Reheating of intricately shaped titanium alloy blanks was studied. Optimum heating schedules have been determined which provide for minimum oxidation, gas saturation, and the required final blank temperatures. Cooling of intricately shaped titanium alloy blanks during the thermal treatment procedure will be described. The optimum cooling schedules necessary to provide the required microstructure of the articles due to controlled and variable cooling of the sections of the articles with different mass was determined. Oxidation and gas saturation of titanium alloys in air and in combustion products of coke and natural gases have been studied experimentally at different composition of the fuel mix, within the temperature range of 900-1200deg.C. A search of the scientific technology of cooling (or heating) of an intricately shaped article has been carried out on a computer model which visualized the distribution of temperatures, distribution of heating (cooling) rates, gas saturation layer and scale layer during all the heat treatment stages. An original mathematical apparatus based on orthogonal conformal transformations has been used for the simulation of the non-stationary temperature field. This enabled to solve the problem with higher speed and accuracy in comparison with such methods as finite or bottleneck elements.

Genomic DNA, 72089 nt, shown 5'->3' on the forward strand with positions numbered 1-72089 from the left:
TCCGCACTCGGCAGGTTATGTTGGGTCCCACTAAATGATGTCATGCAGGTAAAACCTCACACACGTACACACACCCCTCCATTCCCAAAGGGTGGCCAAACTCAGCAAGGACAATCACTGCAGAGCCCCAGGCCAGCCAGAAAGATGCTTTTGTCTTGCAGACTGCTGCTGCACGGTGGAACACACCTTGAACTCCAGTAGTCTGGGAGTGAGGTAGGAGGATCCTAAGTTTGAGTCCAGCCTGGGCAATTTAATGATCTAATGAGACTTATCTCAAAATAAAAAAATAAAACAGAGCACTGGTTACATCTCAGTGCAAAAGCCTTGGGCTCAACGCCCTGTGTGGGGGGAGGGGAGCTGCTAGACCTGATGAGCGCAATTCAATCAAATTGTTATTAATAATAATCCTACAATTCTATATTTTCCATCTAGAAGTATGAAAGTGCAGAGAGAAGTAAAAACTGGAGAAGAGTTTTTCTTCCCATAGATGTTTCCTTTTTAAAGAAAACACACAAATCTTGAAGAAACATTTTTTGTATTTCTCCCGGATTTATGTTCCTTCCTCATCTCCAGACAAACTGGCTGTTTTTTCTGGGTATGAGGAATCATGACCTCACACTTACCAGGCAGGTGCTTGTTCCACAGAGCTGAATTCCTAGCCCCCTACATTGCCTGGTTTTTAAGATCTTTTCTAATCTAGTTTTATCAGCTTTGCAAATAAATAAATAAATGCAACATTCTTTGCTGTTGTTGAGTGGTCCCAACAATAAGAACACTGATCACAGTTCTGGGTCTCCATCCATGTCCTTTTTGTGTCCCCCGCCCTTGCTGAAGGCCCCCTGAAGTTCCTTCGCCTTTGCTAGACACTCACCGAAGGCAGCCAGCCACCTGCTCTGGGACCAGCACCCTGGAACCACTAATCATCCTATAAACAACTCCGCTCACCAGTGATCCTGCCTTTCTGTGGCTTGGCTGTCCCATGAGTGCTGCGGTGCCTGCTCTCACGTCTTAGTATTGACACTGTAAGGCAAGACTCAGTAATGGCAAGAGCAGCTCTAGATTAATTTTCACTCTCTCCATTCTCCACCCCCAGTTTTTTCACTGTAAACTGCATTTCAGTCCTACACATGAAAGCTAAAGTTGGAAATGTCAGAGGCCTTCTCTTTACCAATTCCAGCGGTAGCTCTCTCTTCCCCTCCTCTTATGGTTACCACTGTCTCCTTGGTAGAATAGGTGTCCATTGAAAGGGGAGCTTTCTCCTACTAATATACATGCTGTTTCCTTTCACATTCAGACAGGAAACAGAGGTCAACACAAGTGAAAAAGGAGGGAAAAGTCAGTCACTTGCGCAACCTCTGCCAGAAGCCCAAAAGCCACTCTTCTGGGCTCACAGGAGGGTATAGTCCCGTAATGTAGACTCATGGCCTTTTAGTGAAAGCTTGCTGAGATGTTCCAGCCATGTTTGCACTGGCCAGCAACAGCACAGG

9:35 am

EFFECT OF COOLING RATE ON PHASE TRANSFORMATIONS IN Ti-6Al-4V: T. Ahmed, H.J. Rack, Materials Science and Engineering Program, Clemson University, Clemson, SC 29634-0921

The effect of cooling rate on the microstructure of Ti-6Al-4V has been examined. At the highest cooling rate examined, 523deg.C/s, ß transformed to acicular hexagonal martensite, [[alpha]]'. Decreasing the cooling rate to 410deg.C/s resulted in the introduction of a competitive massive transformation reaction, ß ->[[alpha]]m1 whose volume fraction increased with decreasing cooling rate. Finally, at slow cooling rates (~2deg.C/s) the microstructure was comprised of Widmanstättan [[alpha]]w. These results will be discussed with relation to the thermodynamic stability of [[alpha]]', [[alpha]]m and [[alpha]]w as represented in the form of a CCT diagram.

9:50 am

TITANIUM PRODUCTION TECHNOLOGIES AND THE AUTOMOTIVE MARKET: Christopher Sommer, Timet, 8615 Richardson Road, Suite 100, Walled Lake MI 48390